No one wants to think about their own death or dying, but it's a reality. An accident can happen any day. You could be diagnosed with a terminal illness. If you do not have a plan established on end-of-life care or medical treatment preferences for when you are incapacitated and cannot speak for yourself, decisions will have to be made by family members. That can be a source of in-fighting and guilt. You don't want that.
At Law Office of Cery R. Kennedy, we go over these sensitive matters with you and help you devise a healthcare directive that mirrors your values and beliefs. Contact me at 616-326-1970 or click here to schedule an appointment to learn more. In the meantime, below is a guide to Medical Power of Attorneys that address common issues and questions that many of my clients have before coming to see me.
What a Medical Power of Attorney Do?
A Medical Power of Attorney, also known as an advance directive, is a set of medical instructions for what to do when someone is unable to make important medical decisions on their own. Each state has its own respective forms related to healthcare directives, though many common components are present throughout each state.
The underlying function of an Medical Power of Attorney is to make a patient's healthcare wishes known before the medical issues arise. Some examples of Medical Power of Attorneys include:
- Living wills
- Do-not-resuscitate orders
- Do-not-intubate instructions
- Organ donor registration
- Designation of a healthcare proxy, or someone else to make medical decisions on the patient's behalf
- Designation of a medical power of attorney
Medical Power of Attorney do a lot for such a small part of an estate plan–they save your family the emotional pain of making healthcare decisions for you when you no longer can, and they secure your medical treatment preferences so that care you do not want is not provided while care you want is provided.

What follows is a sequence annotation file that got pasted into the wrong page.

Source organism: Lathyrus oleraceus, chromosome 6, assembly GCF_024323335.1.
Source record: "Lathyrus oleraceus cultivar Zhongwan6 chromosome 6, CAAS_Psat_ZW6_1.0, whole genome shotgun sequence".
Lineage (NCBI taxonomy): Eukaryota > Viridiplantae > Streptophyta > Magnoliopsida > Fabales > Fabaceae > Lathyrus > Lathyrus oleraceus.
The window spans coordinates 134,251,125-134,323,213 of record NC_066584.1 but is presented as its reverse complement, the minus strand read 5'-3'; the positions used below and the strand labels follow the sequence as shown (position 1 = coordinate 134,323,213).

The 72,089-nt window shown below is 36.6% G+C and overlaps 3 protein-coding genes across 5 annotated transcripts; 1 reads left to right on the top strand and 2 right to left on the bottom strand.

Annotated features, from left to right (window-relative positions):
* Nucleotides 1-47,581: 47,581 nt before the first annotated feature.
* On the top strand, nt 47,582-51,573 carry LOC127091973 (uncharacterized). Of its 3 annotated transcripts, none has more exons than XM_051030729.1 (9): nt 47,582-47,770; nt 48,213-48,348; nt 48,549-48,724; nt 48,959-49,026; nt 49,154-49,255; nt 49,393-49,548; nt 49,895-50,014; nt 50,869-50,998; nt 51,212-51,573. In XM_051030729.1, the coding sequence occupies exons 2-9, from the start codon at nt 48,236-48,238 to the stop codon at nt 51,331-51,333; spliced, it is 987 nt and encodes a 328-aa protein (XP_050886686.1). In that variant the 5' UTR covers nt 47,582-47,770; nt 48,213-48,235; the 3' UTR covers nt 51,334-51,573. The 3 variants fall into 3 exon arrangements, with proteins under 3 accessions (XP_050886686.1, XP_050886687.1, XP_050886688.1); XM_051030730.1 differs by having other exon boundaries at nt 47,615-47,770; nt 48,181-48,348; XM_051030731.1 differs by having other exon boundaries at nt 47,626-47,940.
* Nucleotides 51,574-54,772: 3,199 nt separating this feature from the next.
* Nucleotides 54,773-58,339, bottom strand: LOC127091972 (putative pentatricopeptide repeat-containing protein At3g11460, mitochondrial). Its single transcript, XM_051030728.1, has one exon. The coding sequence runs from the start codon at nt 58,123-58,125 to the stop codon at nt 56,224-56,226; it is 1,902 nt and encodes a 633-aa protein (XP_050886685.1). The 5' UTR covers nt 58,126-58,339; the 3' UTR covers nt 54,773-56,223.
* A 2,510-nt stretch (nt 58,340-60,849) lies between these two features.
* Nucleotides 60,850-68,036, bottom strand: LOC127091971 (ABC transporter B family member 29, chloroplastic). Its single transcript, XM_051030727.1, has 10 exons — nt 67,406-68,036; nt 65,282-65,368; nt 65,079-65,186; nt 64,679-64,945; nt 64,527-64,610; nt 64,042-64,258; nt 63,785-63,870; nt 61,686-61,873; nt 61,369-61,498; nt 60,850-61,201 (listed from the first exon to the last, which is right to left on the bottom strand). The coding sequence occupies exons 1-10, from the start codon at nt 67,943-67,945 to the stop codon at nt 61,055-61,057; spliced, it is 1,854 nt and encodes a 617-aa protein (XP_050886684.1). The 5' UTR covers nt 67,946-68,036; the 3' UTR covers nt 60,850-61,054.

Creating a Medical Power of Attorney
Different states have very different rules regarding how Medical Power of Attorney are created and what goes in them. Some states require Medical Power of Attorney to be fairly particular and specific while others allow them to be quite vague and wide-reaching––though regardless of where you are, the more specific you are, the less confusion there will be. You can talk to your doctor about what you might want to go into the healthcare directive, and you can speak to an attorney to make sure you complete the right forms.
In any event, upon creating a Medical Power of Attorney, you want to :
- Keep the originals in a safe, accessible place.
- Provide a copy to your doctor, health care agent, attorney, and/or loved ones.
- Be sure to log who has a copy of the directive so in case one is lost, you have a backup.
- Talk to family members about the decisions you made in the Medical Power of Attorney. It's good to establish boundaries and an understanding of your preferences.
- Keep with you (in your purse or wallet) and a condensed version of the Medical Power of Attorney with a note where a copy may be found––this is important for unexpected emergencies.
Changing Your Medical Power of Attorney
Every few years, you should review your Medical Power of Attorney and make changes accordingly. This is true for all your estate plan documents. There are two events that particularly prompt a need for an update:
- A new diagnosis, a terminal illness or disease that will alter your way of life; and
- Marriage or divorce, i.e., you may want to change who you appoint as your healthcare proxy or agent.
The Benefits of Having a Medical Power of Attorney
Creating a Medical Power of Attorney is not something that people like to think about––most people do not want to plan for serious medical problems. However, even young and healthy people stand to benefit from having a Medical Power of Attorney in place.
Like an insurance policy, a Medical Power of Attorney helps them in a time of need, foreseeable or not. It also drastically reduces confusion at a moment when quick decisions need to be made. It can also remove the uncertainty and guilt that other people can feel when they have to make important decisions on someone else's behalf.
Planning for your future health care is an important part of your estate plan. It is not something to be avoided. Peace comes with being prepared. At Law Office of Cery R. Kennedy, I will walk you through the steps of a Medical Power of Attorney and all other components of an estate plan that suit your needs and wants. Contact me at 616-326-1970 or click here to schedule an appointment today.